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6 keys to pure joy

May 14, 2017

I remember being a twenty-something — what it felt like to be alive at that age.  At twenty-something my future was forever, in spite of evidence to the contrary.

Forty years later I feel enormous gratitude that I can still appreciate the magic of my youth, and also look forward to the gift of more time to experience and appreciate what is of value to me today.

Back then time frequently stood still.  Today it rushes forward like one of those trains in Europe that goes a million miles an hour toward a destination I’d prefer to avoid.

So in hopes of providing some benefit from the years I’ve spent in between, here’s some of what I’ve learned so far:

  1. Vulnerability is your magic weapon.

As you may have heard me say before:  ‘We’re never more powerful than when we’re completely vulnerable and have nothing left to defend’.

The years have made me more vulnerable mentally, emotionally and physically.  And I hope they have softened some of the rough edges.

When the walls go up and you’re defended against feeling a particular emotion, joy is an impossibility.  You can’t shut out one emotion without affecting all of them.

Remind yourself to feel them all. They only last 90 seconds if you don’t resist them or hold on to them.

  1. Use every part of you.

Some of us are better at meeting the world with our intellect, some at connecting emotionally, and some at using our body to tell us what’s going on.  A lucky few inherently know how to use them all.

I’ve worked on strengthening my ability to manage my emotions and also to be in touch with, and understand, the wisdom my body offers.  Meditation and mindfulness have made a difference.

Today I notice when I’m holding my breath, which usually means I’m trying not to feel something.  I notice twitches and tensions and contractions.  Bodies are a wellspring of information for things that I might have a hard time seeing intellectually or emotionally.  The simplest tool I have is to notice when my body is tight.  That often alerts me that something needs my attention.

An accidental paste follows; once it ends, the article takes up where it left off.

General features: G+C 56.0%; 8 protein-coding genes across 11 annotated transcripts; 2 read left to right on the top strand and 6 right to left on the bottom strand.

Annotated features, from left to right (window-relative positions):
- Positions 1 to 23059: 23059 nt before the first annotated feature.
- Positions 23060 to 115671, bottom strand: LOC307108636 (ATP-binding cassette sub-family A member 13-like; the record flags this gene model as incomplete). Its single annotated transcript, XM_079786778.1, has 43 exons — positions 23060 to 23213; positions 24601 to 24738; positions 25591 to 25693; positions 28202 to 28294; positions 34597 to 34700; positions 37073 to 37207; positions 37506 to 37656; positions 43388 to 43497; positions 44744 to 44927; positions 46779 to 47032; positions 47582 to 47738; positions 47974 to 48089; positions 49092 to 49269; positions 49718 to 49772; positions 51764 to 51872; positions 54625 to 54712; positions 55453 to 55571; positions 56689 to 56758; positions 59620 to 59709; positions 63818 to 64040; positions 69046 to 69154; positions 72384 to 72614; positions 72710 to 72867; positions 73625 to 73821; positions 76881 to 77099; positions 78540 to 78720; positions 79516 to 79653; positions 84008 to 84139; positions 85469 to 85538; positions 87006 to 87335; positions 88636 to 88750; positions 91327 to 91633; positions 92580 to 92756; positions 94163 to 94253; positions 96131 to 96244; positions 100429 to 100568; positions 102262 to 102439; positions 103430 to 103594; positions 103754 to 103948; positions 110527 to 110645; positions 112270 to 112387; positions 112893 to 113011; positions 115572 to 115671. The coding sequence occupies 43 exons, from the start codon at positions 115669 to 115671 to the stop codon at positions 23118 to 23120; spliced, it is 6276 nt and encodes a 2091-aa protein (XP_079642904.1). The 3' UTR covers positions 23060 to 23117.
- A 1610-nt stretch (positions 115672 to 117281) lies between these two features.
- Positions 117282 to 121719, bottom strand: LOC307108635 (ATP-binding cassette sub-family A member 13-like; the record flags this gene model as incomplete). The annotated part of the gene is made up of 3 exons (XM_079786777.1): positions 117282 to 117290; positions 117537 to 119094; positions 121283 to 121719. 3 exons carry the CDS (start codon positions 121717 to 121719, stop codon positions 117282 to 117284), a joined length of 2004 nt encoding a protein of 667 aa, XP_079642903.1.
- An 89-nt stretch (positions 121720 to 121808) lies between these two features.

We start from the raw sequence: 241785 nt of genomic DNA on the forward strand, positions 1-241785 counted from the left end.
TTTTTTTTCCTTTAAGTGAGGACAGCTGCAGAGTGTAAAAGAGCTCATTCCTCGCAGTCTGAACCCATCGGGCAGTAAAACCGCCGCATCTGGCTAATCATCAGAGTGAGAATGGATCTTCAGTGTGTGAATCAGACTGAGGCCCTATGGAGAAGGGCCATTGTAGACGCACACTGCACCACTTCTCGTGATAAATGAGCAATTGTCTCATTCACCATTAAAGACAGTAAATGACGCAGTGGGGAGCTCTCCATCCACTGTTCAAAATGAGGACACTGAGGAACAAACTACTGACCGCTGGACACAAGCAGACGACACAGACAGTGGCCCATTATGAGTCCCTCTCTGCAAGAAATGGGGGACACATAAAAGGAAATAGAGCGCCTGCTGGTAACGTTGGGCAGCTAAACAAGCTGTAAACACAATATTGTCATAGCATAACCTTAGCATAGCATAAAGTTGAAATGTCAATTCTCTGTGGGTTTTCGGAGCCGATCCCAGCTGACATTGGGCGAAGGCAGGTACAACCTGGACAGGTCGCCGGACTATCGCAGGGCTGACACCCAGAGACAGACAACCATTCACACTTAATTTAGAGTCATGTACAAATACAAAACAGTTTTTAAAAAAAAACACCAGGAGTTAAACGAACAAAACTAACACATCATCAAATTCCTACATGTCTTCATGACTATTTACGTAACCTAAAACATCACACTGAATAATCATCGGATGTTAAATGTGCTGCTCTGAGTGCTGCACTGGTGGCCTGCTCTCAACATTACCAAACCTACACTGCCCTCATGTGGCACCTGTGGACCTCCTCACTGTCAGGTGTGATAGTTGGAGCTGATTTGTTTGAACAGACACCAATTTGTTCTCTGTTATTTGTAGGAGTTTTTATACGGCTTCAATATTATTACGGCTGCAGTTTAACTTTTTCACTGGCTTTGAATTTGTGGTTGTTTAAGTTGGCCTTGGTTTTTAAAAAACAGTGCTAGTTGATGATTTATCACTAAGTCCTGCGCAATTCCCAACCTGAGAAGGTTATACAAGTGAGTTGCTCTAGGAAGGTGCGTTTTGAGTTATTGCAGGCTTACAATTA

Use it all.  Remind yourself to pause, breathe, notice what you’re thinking and feeling, and soften your body.  When you remember to pause you’ll be in touch with every part of you — intellect, emotions and physicality.  You’ll make the best decisions and experience the most intense joy when all three are working together.

  1. Respect everyone; no exceptions. 

When I remember to pause and look into the eyes of whoever I’m with, something shifts.  Whether it’s a co-worker, grocery store check-out person, lover, child, family member, or friend.  I’m reminded that they all have their insecurities and their defenses and their fragilities, just like me.  No exceptions to that.

Allow yourself to see behind the defenses and the walls.  See yourself reflected within your idea of them.  Because who and what you see is simply information about you.  Consider letting the relationship, however brief, bask in the warmth of acceptance.  In the recognition that, like you, they are doing the very best they can with what they’ve been handed.